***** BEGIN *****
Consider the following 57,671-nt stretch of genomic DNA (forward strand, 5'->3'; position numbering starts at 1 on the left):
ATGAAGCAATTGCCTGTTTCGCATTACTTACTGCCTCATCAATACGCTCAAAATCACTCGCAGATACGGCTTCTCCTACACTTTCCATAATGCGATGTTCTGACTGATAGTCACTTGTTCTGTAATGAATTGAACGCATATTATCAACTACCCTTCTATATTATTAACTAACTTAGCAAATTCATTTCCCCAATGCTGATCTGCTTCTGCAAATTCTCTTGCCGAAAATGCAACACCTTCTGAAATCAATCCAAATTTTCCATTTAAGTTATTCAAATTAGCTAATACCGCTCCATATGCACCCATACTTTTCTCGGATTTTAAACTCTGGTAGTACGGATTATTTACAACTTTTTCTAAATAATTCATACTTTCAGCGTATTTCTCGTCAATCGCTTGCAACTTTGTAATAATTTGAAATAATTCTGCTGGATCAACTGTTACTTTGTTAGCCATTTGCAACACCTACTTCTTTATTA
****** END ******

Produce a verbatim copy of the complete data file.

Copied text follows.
Consider the following 57,671-nt stretch of genomic DNA (forward strand, 5'->3'; position numbering starts at 1 on the left):
ATGAAGCAATTGCCTGTTTCGCATTACTTACTGCCTCATCAATACGCTCAAAATCACTCGCAGATACGGCTTCTCCTACACTTTCCATAATGCGATGTTCTGACTGATAGTCACTTGTTCTGTAATGAATTGAACGCATATTATCAACTACCCTTCTATATTATTAACTAACTTAGCAAATTCATTTCCCCAATGCTGATCTGCTTCTGCAAATTCTCTTGCCGAAAATGCAACACCTTCTGAAATCAATCCAAATTTTCCATTTAAGTTATTCAAATTAGCTAATACCGCTCCATATGCACCCATACTTTTCTCGGATTTTAAACTCTGGTAGTACGGATTATTTACAACTTTTTCTAAATAATTCATACTTTCAGCGTATTTCTCGTCAATCGCTTGCAACTTTGTAATAATTTGAAATAATTCTGCTGGATCAACTGTTACTTTGTTAGCCATTTGCAACACCTACTTCTTTATTA